July 01, 2009
Mechano Growth Factor Hormone For Stronger Muscles

Bored of the same old hormones for boosting your muscle mass? Wnat to try a new trendy buffing hormone? Mechano Growth Factor (MGF) could become the next rage for athletic dopers.

Scientists in the UK and Denmark have shown that if elderly men were given growth hormone and exercised their legs showed an appreciable muscle mass increase. Dr. Geoff Goldspink (Royal Free and University College Medical School, UK) says: "This raises the question: Can age-related loss of muscle strength and increased fragility be ameliorated by the therapeutic application of mechano growth factor (MGF)?". There is hope that MGF can also help sufferers of diseases such as muscular dystrophy, ALS, renal disease or cancer, for whom intensive exercise is not an option. It may even prove useful to ameliorate muscle loss resulting from long periods in zero-gravity conditions during space travel. Dr. Mark Lewis (University College London, UK) will present their latest results on how MGF exerts its effects during his talk at the Society of Experimental Biology Annual Meeting in Glasgow on Wednesday 1st July 2009.

When muscles are stretched during exercise, they produce a specific substance known as mechano growth factor (MGF) that activates stem cells already present in the tissue. Once activated, these progenitor cells begin to divide, creating additional muscle fibres and increasing the size and strength of the muscle. In addition to intensive exercise, muscles need to be stimulated by growth hormone (GH) in order to release MGF. Since there is a natural decrease in the levels of this hormone as we age, this may combine with the lack of intensive physical activity to cause muscle wasting in elderly people. "The downside", warns Dr. Goldspink, "is that MGF has great potential for doping in sports. A synthetic version is already available over the internet, and although it is still very expensive, it is expected that new technologies will bring down the price to make it comparable to that of human insulin".

The downside? I hear negativity coming from Dr. Goldspink when optimism seems more the order of the day. New ways for athletes to boost their performance? Don't we want them to improve? Don't we want continuous improvement leading to the perfection of human bodies? Aren't we hearing the march of transhumanist progress? Isn't progress good? Don't we need the prospect of stronger bodies to boost our spirits as Peak Oil approaches?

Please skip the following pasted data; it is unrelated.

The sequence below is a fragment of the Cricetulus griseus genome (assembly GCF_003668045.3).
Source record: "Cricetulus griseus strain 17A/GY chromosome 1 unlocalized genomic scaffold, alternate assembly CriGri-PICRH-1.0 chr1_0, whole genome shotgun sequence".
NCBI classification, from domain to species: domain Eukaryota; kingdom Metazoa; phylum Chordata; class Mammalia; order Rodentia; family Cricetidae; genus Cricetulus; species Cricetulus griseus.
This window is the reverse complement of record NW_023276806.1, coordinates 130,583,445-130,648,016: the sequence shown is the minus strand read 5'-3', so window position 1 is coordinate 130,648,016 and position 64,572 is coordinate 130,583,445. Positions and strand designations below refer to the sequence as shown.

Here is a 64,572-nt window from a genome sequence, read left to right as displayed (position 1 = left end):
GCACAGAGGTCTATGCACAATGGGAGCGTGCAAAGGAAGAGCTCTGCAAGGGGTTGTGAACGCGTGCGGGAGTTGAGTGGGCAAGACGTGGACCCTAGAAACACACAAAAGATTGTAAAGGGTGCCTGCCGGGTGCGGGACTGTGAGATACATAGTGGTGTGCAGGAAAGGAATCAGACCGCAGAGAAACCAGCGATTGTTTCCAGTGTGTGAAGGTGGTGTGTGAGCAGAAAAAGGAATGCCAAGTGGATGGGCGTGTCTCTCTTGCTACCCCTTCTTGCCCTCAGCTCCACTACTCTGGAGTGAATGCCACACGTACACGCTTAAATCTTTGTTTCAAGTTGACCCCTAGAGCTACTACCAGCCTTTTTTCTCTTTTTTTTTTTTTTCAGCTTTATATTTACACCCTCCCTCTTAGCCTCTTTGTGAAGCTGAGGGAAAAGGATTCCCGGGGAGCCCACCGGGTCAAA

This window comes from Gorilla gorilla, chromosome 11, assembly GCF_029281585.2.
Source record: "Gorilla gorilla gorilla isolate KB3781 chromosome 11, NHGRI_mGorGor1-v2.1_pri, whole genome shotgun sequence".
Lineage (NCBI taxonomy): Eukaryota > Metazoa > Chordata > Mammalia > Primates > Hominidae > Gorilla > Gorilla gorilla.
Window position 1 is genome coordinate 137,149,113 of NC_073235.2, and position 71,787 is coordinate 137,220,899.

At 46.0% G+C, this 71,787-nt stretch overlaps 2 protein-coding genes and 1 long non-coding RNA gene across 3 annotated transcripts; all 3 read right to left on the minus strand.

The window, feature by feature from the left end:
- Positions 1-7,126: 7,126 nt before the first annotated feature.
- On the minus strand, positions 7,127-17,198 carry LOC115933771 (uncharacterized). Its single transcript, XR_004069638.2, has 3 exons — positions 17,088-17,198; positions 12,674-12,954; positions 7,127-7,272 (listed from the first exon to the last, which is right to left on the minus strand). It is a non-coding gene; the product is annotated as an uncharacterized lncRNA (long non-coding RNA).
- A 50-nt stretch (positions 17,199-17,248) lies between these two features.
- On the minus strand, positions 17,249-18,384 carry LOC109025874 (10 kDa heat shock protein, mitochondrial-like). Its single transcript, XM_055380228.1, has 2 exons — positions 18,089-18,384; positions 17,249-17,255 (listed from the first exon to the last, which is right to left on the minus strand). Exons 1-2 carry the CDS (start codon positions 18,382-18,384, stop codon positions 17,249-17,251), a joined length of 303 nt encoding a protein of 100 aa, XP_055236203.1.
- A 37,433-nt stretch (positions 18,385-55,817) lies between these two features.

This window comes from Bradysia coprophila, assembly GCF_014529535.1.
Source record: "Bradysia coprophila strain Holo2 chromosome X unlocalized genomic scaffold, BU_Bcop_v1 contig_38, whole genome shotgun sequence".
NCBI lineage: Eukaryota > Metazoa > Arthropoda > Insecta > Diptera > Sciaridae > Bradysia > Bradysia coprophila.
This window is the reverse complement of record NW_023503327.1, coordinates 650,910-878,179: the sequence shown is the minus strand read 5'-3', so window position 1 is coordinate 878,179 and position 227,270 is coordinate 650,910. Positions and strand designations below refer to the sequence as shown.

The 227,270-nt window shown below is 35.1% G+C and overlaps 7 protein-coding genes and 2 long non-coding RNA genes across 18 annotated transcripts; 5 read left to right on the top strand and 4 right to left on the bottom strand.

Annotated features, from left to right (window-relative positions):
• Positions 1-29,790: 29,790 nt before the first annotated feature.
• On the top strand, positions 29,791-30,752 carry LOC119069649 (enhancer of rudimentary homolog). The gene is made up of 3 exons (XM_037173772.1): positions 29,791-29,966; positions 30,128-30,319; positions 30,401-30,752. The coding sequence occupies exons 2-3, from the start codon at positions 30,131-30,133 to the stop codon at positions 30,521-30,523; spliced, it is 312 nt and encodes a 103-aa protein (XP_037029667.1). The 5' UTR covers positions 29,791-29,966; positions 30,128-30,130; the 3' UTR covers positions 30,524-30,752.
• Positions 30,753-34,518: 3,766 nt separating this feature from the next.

My bottom line on drug doping by athletes: Why should we care? Why should we only want to see natural wild type bodies compete? That would be tantamount to saying that car races should only be done with standard mass produced factory cars. But we expect more from our race cars, much more. Why not expect more from humans?

The way I see it: Some people get the luck of the genetic draw and have incredible athletic bodies. If lucky genetic naturals want to compete only with each other, fine. Have contests for genetic naturals. But why not other contests between those boosted athletes who can strut with the latest that biomedical science and technology have to offer?

Share |      Randall Parker, 2009 July 01 10:46 PM  Biotech Athletics

JP Straley said at July 2, 2009 6:02 AM:

Generally, bodily enhancements for sport will reduce the audience for professional sports. IMHO, a good thing.

JP Straley

Lono said at July 2, 2009 9:07 AM:

Heh Heh - Agreed!

I'm sure the sheeple will find some other Bread and Circuses tho - maybe Death Race.


But Randall - I also agree with you - I mean is it really going to be less egalitarian when almost all dedicated individuals can decide to enhance their body to competitive heights - rather than now when just the minority wild types are able to compete on such a level?

Imho it would be a much Better world!

"I am here to ask you a question: Is a man not entitled to the sweat of his brow?

No, says the man in Washington! It belongs to the poor.
No, says the man in the Vatican! It belongs to God.
No, says the man in Moscow! It belongs to everyone.

I rejected those answers. Instead, I chose something different.

I chose the impossible.

I chose... Rapture, a city where the artist would not fear the censor, where the scientist would not be bound by petty morality, where the great would not be constrained by the small!"

- Andrew Ryan (2007)

Jim Walker said at July 2, 2009 9:30 AM:

I'll quote a line from the movie Fred Claus for you:
"let's get together and make some bad decisions together."

My friend, the issue has less to do with performance and more to do with uneducated abuse.

When you are in the game you'll do anything to improve. This leads to some terribly bad decision making. As an athlete you see the other guy buffing up and find out he's taking hormone X... "Hey, he looks fine, and since it's working for him I know I can handle it..."

Because there is no regulated or safe, by law, application of these hormones, this type of personality will take the short term advantage over the long term affects associated with them (particularly in respect to self dosing applications of steroids, hormones, et al).

I argue, people are not cars... and they sometimes make bad decisions that may affect themselves and their sport in bad ways. Which is why we have sports health regulators, DEA, and others for very good reason.

Even the Military, crazy on enhancing soldier performance, won't touch this-- so little is understood as to the long term consequences of these enhancements.

A quick ref on HGH affects for example:


Jim S said at July 2, 2009 11:24 AM:

As a guy who has spent the last 20+ years sitting in a wheelchair waiting on stuff like this, people moaning about how my cure could inconvenience their sport gripes my butt.

PatrickH said at July 2, 2009 1:46 PM: